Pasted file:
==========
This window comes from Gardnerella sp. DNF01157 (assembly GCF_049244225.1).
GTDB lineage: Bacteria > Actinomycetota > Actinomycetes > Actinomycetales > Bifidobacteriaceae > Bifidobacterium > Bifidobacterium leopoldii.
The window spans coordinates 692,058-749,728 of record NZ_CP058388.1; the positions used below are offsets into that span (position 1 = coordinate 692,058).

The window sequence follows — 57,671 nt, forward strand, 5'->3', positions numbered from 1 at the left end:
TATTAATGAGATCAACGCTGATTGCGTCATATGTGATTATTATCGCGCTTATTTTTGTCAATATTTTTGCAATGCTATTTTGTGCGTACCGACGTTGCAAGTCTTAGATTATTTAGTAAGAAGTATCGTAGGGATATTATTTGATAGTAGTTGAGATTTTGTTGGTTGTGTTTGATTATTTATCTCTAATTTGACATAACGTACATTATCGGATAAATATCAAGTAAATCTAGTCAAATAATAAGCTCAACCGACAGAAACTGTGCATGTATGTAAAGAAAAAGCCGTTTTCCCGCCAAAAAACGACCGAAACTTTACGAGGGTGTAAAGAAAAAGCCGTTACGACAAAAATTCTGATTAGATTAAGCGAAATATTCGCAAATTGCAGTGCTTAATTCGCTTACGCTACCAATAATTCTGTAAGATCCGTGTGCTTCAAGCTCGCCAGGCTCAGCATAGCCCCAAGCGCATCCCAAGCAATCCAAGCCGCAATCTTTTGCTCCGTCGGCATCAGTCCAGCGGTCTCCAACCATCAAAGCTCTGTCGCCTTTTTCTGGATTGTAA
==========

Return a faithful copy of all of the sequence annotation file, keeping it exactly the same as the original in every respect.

This window comes from Gardnerella sp. DNF01157 (assembly GCF_049244225.1).
GTDB lineage: Bacteria > Actinomycetota > Actinomycetes > Actinomycetales > Bifidobacteriaceae > Bifidobacterium > Bifidobacterium leopoldii.
The window spans coordinates 692,058-749,728 of record NZ_CP058388.1; the positions used below are offsets into that span (position 1 = coordinate 692,058).

The window sequence follows — 57,671 nt, forward strand, 5'->3', positions numbered from 1 at the left end:
TATTAATGAGATCAACGCTGATTGCGTCATATGTGATTATTATCGCGCTTATTTTTGTCAATATTTTTGCAATGCTATTTTGTGCGTACCGACGTTGCAAGTCTTAGATTATTTAGTAAGAAGTATCGTAGGGATATTATTTGATAGTAGTTGAGATTTTGTTGGTTGTGTTTGATTATTTATCTCTAATTTGACATAACGTACATTATCGGATAAATATCAAGTAAATCTAGTCAAATAATAAGCTCAACCGACAGAAACTGTGCATGTATGTAAAGAAAAAGCCGTTTTCCCGCCAAAAAACGACCGAAACTTTACGAGGGTGTAAAGAAAAAGCCGTTACGACAAAAATTCTGATTAGATTAAGCGAAATATTCGCAAATTGCAGTGCTTAATTCGCTTACGCTACCAATAATTCTGTAAGATCCGTGTGCTTCAAGCTCGCCAGGCTCAGCATAGCCCCAAGCGCATCCCAAGCAATCCAAGCCGCAATCTTTTGCTCCGTCGGCATCAGTCCAGCGGTCTCCAACCATCAAAGCTCTGTCGCCTTTTTCTGGATTGTAA